A mechanism for changing a transport direction of the nip includes a roller 345 provided at the end of a lever arm of the yoke 351, which constitutes a cam follower that presses against a surface of a rotatable cam 341. Rotation of the cam 341 moves the roller 345 and thus the yoke 351 so that the cylinders 300 and 310 move along the arc 382, aiming the exit direction of the nip 350 and an exiting signature 240 at either the nip 360 or a nip 370.
The nip 370 is similar to the nip 360, and is formed by cylinders 371 and 372, and tapes 373 and 374. The tapes 373 and 374 form a sandwich 375 that moves away from the nip 370, and which guides a signature 240 between the tapes 373 and 374 when the nip 350 and the signature 240 are aimed at the nip 370.
The device shown in FIG. 4 is similar to FIG. 3. However, in FIG. 4, a nip 450 formed by cylinders 300 and 310 is not provided with tapes. Instead, an additional nip is provided prior to the nip 450, and is formed by two cylinders 491 and 492 and tapes 494 and 493 that convey the signature 240 toward the nip 450. The nip 450 is shown in FIG. 4 with the signature 240 aimed at the lower nip 370.
FIG. 5 shows an implementation of the yoke 351 in greater detail. As shown in FIG. 5, the yoke can be a rigid structure. As described above with respect to FIGS. 3 and 4, the yoke 351 can be configured to pivot about the pivot point 380. Other techniques and mechanisms well known in the art can alternatively be used to appropriately position the rotational axes 301 and 311 along the arc 382. Furthermore, the yoke 351 can be configured to pivot about one of the rotational axes 301 and 311, and can thus be used with the embodiment shown in FIGS. 2A and 2B.
It will be appreciated by those skilled in the art that the present invention can be embodied in other specific forms without departing from the spirit or essential characteristics thereof, and that the invention is not limited to the specific embodiments described herein. The presently disclosed embodiments are therefore considered in all respects to be illustrative and not restrictive. The scope of the invention is indicated by the appended claims rather than the foregoing description, and all changes that come within the meaning and range and equivalents thereof are intended to be embraced therein.
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|U.S. Classification||271/302, 271/200, 271/272, 271/304|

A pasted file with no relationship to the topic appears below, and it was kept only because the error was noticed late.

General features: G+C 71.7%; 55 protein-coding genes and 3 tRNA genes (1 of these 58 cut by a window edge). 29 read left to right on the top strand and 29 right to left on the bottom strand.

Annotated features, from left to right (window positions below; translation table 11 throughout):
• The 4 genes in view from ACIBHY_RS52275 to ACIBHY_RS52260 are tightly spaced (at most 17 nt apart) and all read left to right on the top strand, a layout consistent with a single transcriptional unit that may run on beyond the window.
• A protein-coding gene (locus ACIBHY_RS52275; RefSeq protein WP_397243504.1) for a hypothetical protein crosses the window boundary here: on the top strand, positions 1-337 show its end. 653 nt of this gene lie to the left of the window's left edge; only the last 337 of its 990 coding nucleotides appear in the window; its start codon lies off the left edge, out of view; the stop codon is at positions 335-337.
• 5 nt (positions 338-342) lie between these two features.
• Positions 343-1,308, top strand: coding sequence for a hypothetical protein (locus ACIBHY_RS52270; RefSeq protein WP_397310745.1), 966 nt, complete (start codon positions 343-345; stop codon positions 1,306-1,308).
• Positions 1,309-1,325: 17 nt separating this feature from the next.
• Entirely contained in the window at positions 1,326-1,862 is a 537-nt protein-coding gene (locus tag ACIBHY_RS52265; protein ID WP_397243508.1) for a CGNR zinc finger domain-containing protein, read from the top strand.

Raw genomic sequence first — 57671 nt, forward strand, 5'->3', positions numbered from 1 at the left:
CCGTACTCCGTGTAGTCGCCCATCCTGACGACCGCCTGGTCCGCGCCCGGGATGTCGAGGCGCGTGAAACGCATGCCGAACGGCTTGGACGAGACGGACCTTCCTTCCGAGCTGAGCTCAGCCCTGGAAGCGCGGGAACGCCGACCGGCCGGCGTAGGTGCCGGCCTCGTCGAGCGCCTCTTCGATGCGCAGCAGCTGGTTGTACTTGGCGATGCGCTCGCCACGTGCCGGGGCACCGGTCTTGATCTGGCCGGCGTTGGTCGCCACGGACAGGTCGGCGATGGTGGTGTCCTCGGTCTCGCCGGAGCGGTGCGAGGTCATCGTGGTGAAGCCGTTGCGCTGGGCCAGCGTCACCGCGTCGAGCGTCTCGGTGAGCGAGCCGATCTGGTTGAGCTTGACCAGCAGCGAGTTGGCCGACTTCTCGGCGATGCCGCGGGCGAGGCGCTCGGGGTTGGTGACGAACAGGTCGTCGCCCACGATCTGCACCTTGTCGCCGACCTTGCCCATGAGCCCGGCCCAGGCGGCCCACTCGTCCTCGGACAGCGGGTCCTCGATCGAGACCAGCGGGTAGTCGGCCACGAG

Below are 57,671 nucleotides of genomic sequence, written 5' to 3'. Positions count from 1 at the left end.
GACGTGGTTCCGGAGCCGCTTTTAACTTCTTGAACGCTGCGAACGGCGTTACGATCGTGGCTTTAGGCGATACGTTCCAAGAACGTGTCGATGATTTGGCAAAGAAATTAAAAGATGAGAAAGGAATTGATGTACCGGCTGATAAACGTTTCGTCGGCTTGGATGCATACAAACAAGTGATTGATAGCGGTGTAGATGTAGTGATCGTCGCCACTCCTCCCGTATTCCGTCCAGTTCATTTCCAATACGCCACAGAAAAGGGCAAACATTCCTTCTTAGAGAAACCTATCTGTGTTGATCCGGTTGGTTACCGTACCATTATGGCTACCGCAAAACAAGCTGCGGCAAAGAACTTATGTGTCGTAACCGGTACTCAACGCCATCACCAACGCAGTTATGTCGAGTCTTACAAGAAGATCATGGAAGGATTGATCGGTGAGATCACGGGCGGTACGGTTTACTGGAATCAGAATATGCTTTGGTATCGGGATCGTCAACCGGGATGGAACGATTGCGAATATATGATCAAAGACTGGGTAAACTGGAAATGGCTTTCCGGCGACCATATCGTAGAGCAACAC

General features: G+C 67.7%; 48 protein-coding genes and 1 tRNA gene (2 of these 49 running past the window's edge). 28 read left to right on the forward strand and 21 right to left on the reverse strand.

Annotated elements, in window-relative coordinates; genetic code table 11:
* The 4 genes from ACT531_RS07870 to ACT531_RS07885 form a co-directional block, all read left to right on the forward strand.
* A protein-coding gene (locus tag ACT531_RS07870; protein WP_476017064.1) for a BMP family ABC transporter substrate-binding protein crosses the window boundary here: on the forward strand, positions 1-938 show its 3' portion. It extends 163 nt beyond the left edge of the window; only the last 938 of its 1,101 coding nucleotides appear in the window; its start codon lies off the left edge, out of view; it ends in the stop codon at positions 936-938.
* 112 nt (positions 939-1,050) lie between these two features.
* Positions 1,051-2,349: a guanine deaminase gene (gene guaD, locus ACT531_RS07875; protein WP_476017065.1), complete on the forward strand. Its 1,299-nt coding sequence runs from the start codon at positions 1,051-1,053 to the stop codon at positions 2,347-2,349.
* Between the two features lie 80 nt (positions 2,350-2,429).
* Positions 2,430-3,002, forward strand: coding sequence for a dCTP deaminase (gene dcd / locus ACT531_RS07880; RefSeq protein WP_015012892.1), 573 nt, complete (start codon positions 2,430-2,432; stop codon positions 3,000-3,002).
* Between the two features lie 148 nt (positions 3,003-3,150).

|International Classification||B41F13/54, B65H29/60, B41F13/70|
|Cooperative Classification||B65H2404/2613, B41F13/54, B41F13/70, B65H29/60|
|European Classification||B65H29/60, B41F13/54, B41F13/70|
|Sep 24, 1998||AS||Assignment|
Owner name: HEIDELBERGER DRUCKMASCHINEN AG, GERMANY
Free format text: ASSIGNMENT OF ASSIGNORS INTEREST;ASSIGNOR:ST. OURS, JOSEPH ADRIAN;REEL/FRAME:009483/0847
Effective date: 19980914
|Jul 28, 2004||FPAY||Fee payment|
Year of fee payment: 4
|Sep 2, 2004||AS||Assignment|
Owner name: U.S. BANK, N.A., MINNESOTA
Free format text: SECURITY AGREEMENT;ASSIGNOR:HEIDELBERG WEB SYSTEMS, INC., A DELAWARE CORPORATION;REEL/FRAME:015722/0435
Effective date: 20040806
|Oct 19, 2004||AS||Assignment|
Owner name: HEIDELBERG WEB SYSTEMS, INC., NEW HAMPSHIRE
Free format text: ASSIGNMENT OF ASSIGNORS INTEREST;ASSIGNOR:HEIDELBERGER DRUCKMASCHINEN AG;REEL/FRAME:015886/0211
Effective date: 20040806
|Oct 20, 2004||AS||Assignment|
Owner name: GOSS INTERNATIONAL AMERICAS, INC., NEW HAMPSHIRE
Free format text: CHANGE OF NAME;ASSIGNOR:HEIDELBERG WEB SYSTEMS, INC.;REEL/FRAME:015886/0713
Effective date: 20040809
|Aug 13, 2008||FPAY||Fee payment|
Year of fee payment: 8
|Jul 15, 2009||AS||Assignment|
Owner name: U.S. BANK NATIONAL ASSOCIATION, AS COLLATERAL AGEN
Free format text: SECURITY AGREEMENT;ASSIGNOR:GOSS INTERNATIONAL AMERICAS, INC.;REEL/FRAME:022960/0316
Effective date: 20090710
|Sep 20, 2010||AS||Assignment|
Owner name: GOSS INTERNATIONAL AMERICAS, INC., ILLINOIS
Free format text: RELEASE OF SECURITY INTEREST (GRANTED IN REEL 022960; FRAME 0316);ASSIGNOR:U.S. BANK, N.A., NATIONAL ASSOCIATION;REEL/FRAME:025012/0889
Effective date: 20100914
|Sep 24, 2012||REMI||Maintenance fee reminder mailed|
|Feb 13, 2013||LAPS||Lapse for failure to pay maintenance fees|
|Apr 2, 2013||FP||Expired due to failure to pay maintenance fee|
Effective date: 20130213